while also ushering in his next creative phase, in which he embraced
Moravian/Slovak folk music. Contrariwise, the two Serenades evoke the melancholy
atmosphere in Prague at the end of the 19th century. Although ranking among the
least-known Novák cycles, I personally deem it one of the most engrossing of
What about Novák’s inspiration by J. S.
Vítězslav Novák was indisputably the most learned major Czech composer,
possessing a profound knowledge of the arts. A voracious reader, all his works
reflect literary inspiration. His famous composition Pan, for instance, drew
upon Knut Hamsun’s eponymous novel. Machar was his contemporary and Novák
felt a very close affinity to his subjective dark lyricism. Yet it is not
programme music, Novák merely absorbed stimuli. One of the quotations reads:
„I like staring into the fireplace, with the glowing charcoal silently
blazing, like an aureate flaming mixture, and I feel melancholy, contemplative,
like when looking at the sky at dusk“. We should not forget that
Novák’s greatest models were Schumann and Brahms, who too had a penchant for
applying German verse as mottos for their compositions.
What does working with Jakub Hrůša mean to you?
I was really delighted to have the opportunity to work with Jakub. I admire
his artistic and personal qualities, but I also highly esteem how he has been
promoting Czech music abroad, with his concert programmes encompassing both
music by famous and lesser-known composers, in many cases of which it requires
great courage. Who a few years ago could even have conceived the Berliner
Philharmoniker performing Miloslav Kabeláč’s The Mystery of Time? When
I contacted Jakub, he was focusing on Novák, conducting his symphonic poems at
concerts at home and abroad alike. So he responded to the idea of a joint
project with enthusiasm.
What was recording with the Prague Radio Symphony Orchestra like? And
can you sum up your hitherto collaboration with them?
My very first appearance with the orchestra was two years ago, when we performed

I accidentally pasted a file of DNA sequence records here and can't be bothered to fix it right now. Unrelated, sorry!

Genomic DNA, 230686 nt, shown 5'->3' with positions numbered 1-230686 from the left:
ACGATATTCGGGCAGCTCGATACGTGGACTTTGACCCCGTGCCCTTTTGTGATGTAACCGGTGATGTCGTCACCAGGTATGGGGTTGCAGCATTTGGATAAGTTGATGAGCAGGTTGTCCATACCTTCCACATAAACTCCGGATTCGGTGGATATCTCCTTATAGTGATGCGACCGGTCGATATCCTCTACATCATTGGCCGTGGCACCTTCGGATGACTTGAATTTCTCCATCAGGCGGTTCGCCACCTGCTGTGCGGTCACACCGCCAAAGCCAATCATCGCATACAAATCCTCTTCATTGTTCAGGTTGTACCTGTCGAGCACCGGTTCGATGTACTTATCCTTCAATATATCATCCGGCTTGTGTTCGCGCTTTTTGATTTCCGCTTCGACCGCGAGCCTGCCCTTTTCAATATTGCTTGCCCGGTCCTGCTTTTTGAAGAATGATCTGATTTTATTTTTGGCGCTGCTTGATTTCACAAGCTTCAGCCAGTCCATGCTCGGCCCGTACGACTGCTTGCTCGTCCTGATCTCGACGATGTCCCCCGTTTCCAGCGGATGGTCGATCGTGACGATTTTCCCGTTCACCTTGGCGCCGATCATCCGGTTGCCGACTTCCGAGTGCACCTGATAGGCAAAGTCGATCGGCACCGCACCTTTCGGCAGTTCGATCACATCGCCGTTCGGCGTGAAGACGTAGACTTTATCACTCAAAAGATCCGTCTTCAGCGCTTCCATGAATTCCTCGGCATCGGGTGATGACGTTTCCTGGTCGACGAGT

Novák’s Piano Concerto. I think they comprehend the music very well,
immediately connecting with its nature. Besides playing Novák’s piece, last
year the orchestra and I performed together Sergey Prokofiev’s Piano
Concerto No. 1 at a concert opening the Leoš Janáček International Music
Festival in Ostrava. It too was a pleasant experience.
Do you plan to perform the piano compositions featured on the new
album at concerts in the upcoming season?
I definitely intend to perform Novák’s works in this and the following
seasons alike. My love of his music remains undiminished with the release of our
Which performances, either in the Czech Republic or beyond, do you
look forward to giving in the new season?
I look forward to my first collaboration with the extraordinary pianist
Miroslav Sekera, a friend of mine. Moreover, I look forward to the Beethoven
recital I am scheduled to give at the Lípa Musica international festival, and
the performance of Janáček’s complete piano works at the Janáček Brno
Have you given aby thought to your next album?
If a musician’s career is to make any sense, he/she must think well in
advance, including when it comes to recording projects. Over the next few years,
I will definitely devote to the composers whose works have long been maturing
in my mind and heart – Smetana, Suk, Brahms and Schönberg.